Tribune-Courier News Editor
BENTON – The Kentucky Lands Trust has purchased 453 acres of land in two separate tracts in Marshall County to help preserve the endangered Indiana bat. According to Michael Johnson, manager of the Clarks River National Wildlife Refuge, the land is located near the Marshall-McCracken County line within the acquisition area of the refuge.
Andy Radomski, Private Lands Biologist with the Refuge, said the bats use the western Kentucky area for maternity sites to give live birth. He said such sites are located from the Ohio River through Marshall County and are protected under the 1973 Endangered Species Act.
Radomski said the bats are important because they are high consumers of insects. “The fewer bats, the more insecticides that will have to be used by farmers, he said. He said a bat typically consumes its weight in insects every night.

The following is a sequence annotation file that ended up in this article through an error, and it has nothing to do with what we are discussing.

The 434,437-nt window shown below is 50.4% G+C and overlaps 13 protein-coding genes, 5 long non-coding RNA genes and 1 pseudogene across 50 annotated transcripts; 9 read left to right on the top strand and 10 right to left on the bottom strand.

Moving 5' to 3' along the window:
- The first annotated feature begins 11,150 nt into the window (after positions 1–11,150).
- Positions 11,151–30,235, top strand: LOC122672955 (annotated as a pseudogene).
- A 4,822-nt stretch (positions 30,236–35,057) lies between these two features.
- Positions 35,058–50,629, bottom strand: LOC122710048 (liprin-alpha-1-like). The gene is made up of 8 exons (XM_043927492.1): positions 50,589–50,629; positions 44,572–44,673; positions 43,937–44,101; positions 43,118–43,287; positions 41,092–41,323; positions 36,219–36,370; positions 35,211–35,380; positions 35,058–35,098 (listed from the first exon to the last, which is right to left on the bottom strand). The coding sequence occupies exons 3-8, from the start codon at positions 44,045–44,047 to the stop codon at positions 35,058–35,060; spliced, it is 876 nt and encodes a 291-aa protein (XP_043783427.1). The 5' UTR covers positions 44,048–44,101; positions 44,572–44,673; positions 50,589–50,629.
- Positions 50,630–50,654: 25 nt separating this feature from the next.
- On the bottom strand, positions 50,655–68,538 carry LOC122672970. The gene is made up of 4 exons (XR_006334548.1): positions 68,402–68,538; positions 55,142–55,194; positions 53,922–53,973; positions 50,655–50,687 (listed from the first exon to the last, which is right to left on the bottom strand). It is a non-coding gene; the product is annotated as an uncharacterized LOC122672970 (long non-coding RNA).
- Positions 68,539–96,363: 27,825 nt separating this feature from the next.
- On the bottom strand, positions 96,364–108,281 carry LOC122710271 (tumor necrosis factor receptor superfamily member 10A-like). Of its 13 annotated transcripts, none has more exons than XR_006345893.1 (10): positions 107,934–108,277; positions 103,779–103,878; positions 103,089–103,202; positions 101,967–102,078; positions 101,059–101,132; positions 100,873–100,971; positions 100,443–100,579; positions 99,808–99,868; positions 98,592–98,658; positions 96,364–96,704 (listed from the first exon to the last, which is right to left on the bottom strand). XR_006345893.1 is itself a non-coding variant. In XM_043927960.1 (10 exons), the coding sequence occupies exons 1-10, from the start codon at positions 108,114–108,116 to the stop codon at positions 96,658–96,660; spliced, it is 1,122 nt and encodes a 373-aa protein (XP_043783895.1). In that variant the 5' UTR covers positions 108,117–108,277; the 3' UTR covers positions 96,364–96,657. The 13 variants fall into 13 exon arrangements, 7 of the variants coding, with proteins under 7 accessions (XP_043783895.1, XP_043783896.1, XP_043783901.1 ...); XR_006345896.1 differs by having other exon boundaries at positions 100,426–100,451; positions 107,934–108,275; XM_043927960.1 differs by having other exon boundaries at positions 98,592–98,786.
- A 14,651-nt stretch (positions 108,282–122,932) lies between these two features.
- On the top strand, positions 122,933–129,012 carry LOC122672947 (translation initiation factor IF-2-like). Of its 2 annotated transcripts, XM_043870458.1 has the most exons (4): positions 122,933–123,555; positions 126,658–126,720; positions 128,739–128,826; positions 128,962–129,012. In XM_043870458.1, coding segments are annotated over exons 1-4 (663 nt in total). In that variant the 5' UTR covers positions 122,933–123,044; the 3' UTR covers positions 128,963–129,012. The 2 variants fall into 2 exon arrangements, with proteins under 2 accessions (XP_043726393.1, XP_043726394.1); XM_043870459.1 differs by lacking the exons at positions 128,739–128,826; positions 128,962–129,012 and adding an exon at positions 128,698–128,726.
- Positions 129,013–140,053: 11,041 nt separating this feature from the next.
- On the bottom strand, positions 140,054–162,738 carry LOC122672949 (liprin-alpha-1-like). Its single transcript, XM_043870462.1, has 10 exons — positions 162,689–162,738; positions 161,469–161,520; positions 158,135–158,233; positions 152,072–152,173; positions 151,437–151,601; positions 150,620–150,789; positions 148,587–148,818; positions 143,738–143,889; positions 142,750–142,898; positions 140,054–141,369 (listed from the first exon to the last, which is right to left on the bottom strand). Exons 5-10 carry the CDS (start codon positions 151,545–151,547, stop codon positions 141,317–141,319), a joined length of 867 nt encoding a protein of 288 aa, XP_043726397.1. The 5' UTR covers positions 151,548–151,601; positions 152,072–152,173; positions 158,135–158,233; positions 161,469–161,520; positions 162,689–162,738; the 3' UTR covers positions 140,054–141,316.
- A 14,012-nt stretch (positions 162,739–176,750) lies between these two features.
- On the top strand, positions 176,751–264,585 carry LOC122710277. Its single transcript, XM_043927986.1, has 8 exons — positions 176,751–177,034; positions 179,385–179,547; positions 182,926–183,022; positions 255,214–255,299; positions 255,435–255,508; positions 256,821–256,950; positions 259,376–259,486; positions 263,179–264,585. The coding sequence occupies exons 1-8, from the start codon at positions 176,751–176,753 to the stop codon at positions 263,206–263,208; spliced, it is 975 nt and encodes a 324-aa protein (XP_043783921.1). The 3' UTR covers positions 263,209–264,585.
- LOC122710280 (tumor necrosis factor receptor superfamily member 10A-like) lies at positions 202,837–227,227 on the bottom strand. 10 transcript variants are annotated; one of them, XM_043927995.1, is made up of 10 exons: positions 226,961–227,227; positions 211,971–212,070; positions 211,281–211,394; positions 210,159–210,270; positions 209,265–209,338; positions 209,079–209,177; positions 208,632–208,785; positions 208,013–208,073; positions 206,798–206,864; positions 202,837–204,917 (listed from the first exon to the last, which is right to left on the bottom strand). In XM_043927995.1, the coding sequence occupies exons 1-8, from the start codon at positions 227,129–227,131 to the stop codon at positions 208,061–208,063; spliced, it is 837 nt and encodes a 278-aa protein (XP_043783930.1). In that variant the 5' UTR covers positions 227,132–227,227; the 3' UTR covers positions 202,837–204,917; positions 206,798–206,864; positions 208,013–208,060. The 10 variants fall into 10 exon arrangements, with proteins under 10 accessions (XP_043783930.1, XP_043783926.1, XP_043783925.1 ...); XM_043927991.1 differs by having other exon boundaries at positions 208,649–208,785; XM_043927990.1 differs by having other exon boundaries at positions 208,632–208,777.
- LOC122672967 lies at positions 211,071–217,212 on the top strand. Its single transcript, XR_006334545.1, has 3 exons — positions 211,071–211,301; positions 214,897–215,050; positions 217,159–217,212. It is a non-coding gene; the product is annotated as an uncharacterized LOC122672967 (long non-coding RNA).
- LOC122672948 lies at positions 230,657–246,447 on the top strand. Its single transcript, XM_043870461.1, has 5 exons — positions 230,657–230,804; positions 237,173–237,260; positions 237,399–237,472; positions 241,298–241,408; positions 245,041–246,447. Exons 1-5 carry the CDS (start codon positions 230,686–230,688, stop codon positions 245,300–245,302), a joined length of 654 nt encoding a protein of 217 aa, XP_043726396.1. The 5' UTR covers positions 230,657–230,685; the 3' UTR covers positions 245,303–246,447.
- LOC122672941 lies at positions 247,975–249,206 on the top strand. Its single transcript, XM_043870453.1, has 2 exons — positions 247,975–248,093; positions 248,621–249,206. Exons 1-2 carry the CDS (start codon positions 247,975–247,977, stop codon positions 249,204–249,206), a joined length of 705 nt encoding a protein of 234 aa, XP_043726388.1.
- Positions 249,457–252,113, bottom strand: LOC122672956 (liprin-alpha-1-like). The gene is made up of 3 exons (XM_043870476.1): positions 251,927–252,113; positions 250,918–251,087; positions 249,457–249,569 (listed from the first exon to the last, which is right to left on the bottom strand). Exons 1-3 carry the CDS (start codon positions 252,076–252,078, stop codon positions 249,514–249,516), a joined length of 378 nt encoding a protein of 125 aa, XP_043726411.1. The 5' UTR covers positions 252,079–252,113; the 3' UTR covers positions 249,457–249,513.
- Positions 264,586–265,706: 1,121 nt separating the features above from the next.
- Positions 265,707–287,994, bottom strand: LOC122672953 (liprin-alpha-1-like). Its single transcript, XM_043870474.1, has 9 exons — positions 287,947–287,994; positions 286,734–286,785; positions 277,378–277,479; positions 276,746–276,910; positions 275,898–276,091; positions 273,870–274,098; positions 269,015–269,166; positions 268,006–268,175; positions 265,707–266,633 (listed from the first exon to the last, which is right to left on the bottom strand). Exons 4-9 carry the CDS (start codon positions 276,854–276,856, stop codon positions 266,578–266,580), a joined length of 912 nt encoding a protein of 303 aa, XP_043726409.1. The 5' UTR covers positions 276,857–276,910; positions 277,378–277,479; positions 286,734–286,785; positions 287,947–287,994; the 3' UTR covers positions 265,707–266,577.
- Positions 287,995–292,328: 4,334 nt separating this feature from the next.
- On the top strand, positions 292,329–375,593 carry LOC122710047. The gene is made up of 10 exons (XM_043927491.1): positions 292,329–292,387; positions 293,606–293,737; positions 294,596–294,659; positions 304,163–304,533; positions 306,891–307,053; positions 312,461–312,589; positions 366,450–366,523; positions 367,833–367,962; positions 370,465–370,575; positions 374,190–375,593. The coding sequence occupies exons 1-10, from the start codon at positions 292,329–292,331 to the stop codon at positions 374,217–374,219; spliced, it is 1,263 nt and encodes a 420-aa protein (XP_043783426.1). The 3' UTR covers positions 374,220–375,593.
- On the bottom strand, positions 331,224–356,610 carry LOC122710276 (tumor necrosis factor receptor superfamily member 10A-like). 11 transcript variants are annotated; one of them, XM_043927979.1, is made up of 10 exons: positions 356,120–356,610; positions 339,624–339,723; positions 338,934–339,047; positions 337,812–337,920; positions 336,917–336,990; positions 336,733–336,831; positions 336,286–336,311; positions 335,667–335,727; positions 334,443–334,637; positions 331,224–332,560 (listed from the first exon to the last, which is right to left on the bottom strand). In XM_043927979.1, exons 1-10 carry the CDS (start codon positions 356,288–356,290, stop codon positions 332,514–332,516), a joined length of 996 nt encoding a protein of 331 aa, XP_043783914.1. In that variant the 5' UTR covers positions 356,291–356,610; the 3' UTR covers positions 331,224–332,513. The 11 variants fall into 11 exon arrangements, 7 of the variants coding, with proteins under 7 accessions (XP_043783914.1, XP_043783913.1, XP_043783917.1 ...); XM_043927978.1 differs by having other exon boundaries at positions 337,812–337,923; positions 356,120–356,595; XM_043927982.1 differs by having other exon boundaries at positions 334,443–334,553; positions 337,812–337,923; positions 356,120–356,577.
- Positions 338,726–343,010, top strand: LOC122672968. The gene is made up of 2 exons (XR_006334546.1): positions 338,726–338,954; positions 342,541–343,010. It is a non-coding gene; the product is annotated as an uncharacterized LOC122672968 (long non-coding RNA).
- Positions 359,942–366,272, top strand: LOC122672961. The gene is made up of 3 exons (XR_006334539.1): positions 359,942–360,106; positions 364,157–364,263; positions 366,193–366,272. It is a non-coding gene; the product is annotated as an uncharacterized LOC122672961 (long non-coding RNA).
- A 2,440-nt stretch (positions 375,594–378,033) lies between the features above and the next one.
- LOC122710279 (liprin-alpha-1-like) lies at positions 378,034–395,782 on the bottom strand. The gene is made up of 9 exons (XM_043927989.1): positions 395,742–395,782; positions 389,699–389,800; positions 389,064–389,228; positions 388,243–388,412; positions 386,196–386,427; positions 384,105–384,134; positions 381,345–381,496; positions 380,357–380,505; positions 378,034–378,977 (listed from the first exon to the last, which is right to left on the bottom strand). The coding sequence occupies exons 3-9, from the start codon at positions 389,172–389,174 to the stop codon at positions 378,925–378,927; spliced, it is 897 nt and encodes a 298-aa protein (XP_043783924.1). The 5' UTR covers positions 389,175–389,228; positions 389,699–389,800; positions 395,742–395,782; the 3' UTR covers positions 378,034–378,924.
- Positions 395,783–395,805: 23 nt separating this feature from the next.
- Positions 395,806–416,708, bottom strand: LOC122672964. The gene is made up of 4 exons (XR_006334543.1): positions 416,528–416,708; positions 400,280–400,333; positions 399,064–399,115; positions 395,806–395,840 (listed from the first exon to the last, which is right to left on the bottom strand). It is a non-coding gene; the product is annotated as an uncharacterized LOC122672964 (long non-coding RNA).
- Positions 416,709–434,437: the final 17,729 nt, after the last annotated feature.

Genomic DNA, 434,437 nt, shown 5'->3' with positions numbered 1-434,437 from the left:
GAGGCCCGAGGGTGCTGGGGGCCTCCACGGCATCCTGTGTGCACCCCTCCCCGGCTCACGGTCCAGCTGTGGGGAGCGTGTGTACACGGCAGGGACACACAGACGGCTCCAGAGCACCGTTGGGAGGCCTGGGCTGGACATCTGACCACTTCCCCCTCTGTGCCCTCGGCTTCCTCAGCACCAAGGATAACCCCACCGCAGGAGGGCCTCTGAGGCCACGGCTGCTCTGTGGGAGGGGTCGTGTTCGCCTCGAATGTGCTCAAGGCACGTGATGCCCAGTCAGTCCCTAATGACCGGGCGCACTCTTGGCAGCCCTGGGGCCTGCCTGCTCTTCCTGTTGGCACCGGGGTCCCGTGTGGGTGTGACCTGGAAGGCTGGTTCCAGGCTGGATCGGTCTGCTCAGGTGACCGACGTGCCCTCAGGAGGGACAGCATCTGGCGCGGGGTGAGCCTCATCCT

The Indiana bat is particularly fond of loose bark trees which are abundant in this area such as hickory or older oak trees. Johnson said the xero hydris flatwoods area is unique within the 18,000 acres of land that is under the refuge’s acquisition area, noting only about 2,000 acres are of this rare species.
Johnson said he is hopeful the Kentucky Lands Trust will eventually turn over the land to the wildlife refuge for management.
“We are very happy about this acquisition to protect the bats, said Johnson. “We believe this is important for their long term survival.”